Abandoned Once More
by linda wilson
Eight months after the death of my wonderful husband, I began to experience the searing pain of loneliness.
Through the early months, I'd felt very little emotion. I realise now I was in a state of shock, and the pain was yet to come. And when it arrived, I was engulfed with misery.
So at first, when a man, much younger than myself, but an old friend of my daughter, started to pay me subtle compliments, I didn't even notice. Gradually though, I began to look forward to his phone calls, and the sudden unexplained visits.
Not just looking forward to the attention, but willing it to happen, as if I was a young girl, besotted with her first love. If a day went by without a phone call, I would be beside myself. I would listen for the sound of his car, pulling in to my driveway, and find myself blushing at the secret thoughts I was begining to entertain.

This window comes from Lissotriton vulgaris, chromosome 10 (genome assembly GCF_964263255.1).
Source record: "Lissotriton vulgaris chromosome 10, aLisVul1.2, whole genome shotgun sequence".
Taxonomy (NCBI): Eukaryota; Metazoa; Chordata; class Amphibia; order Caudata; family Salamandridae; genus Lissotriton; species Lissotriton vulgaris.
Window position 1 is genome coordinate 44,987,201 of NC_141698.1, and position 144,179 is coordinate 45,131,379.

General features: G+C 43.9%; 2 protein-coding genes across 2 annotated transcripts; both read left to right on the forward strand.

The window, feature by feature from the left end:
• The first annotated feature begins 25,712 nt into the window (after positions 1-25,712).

To my shame, I realised whole days would go by without even a single memory of my beloved husband. I was obsessed.
Much to my distress, the young man in question seemed to tire very quickly of this game before it actually became a reality, and the visits and phone calls grew less and less, until they were no more.
I took to driving past his flat, hoping in vain to catch a glimpse of what I considered to be my lost love. I phoned, but never got an answer. I was devastated. Oh, there's no fool like an old fool.
Several weeks down the line, I now realise what had happened to me, although I still don't understand his motives. I was so desperately trying to recapture the love I'd lost, when my husband died, that I was prepared to go to any lengths, however ridiculous or sad.